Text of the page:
Meghan: I really love what you said about the scriptures as a path for revelation. One of the words that came to mind for me is conduit. When we dive into the scriptures, especially so earnestly and with so much intention, so much intentionality, showing through our behavior and through our efforts that we truly value the Word of God and that we want to understand it, that we want to apply it. I think that more often than not, it creates kind of that bridge to the spirit to be in tune with it throughout the day. What experiences have you had where your scripture study prepared you and set you up to have more revelation throughout your day and not just while you’re there in the moment? 


Oak: For me, a really good day is when I wake up early and I start finding stuff in the scriptures that just excites me to make those connections. I often find myself late for work on those days because I don’t want to pull myself away from the scriptures and I just fall in love all over again with them. And when I make connections and I see things across the scriptures and I’m not just reading or sometimes even if I am just reading, but I’m getting more insight about a section than before because I’m writing down a question that I have and then the answer comes to me. It’s like just those little bursts of light that really trigger excitement. It’s like a dopamine hit  from the Spirit that’s like, “Oh, here you go, you get to see this insight now because you wrote down a question.” And so that’s a big part of reading the scriptures, is not just thinking, I have a question about this or I wonder what that is? The question is already written down and  you are asking the Lord, “How do I find this answer? What does this mean? What else could I look up about that?” Oftentimes you will be led to find something about it.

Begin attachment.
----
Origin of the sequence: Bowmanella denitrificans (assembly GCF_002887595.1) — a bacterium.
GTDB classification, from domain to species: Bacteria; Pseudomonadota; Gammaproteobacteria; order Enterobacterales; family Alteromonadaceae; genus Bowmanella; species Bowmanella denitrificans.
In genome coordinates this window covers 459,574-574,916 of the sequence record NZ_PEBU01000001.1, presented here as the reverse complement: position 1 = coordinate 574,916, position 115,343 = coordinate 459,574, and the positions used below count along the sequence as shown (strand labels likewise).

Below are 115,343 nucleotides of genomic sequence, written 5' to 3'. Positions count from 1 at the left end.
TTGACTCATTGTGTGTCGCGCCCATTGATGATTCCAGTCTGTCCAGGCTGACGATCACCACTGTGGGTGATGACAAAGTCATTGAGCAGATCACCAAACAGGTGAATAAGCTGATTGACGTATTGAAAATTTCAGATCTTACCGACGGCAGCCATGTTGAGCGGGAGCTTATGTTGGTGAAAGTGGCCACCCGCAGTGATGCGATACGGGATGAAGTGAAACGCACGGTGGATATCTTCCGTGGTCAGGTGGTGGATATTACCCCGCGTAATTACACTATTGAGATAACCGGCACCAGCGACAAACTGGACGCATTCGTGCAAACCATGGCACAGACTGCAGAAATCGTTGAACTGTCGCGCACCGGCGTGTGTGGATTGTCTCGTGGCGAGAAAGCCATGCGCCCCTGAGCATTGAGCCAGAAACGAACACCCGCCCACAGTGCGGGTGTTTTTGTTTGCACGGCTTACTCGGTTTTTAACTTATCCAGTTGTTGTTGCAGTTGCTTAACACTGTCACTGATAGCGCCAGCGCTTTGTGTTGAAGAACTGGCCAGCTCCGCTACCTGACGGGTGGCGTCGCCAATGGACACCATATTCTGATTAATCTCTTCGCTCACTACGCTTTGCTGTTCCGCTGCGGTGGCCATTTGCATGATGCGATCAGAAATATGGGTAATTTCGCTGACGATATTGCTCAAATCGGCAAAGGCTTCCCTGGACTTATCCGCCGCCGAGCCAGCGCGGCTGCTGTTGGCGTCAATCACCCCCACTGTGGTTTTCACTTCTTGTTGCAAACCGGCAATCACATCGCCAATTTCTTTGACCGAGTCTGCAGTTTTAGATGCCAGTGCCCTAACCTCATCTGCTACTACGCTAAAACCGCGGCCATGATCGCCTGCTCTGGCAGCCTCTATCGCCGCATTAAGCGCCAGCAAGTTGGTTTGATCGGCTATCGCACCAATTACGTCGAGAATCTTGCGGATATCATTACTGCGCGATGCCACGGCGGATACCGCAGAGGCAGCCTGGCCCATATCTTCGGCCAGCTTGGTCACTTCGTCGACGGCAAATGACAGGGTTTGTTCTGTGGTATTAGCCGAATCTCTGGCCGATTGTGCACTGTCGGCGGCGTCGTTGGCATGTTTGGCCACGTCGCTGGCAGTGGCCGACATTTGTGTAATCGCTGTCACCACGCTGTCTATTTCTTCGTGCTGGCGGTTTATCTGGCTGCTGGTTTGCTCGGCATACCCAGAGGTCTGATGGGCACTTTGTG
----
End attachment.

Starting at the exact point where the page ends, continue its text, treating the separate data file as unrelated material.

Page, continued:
Meghan: Yeah, that’s awesome. Thanks for sharing. Do you have any personal experiences that come to mind that you wouldn’t mind sharing in an effort to kind of illustrate the potential of the kind of experiences that maybe someone would be more likely to enjoy if they were to dive into the scriptures the way that you’ve learned to? I’m putting you on the spot again.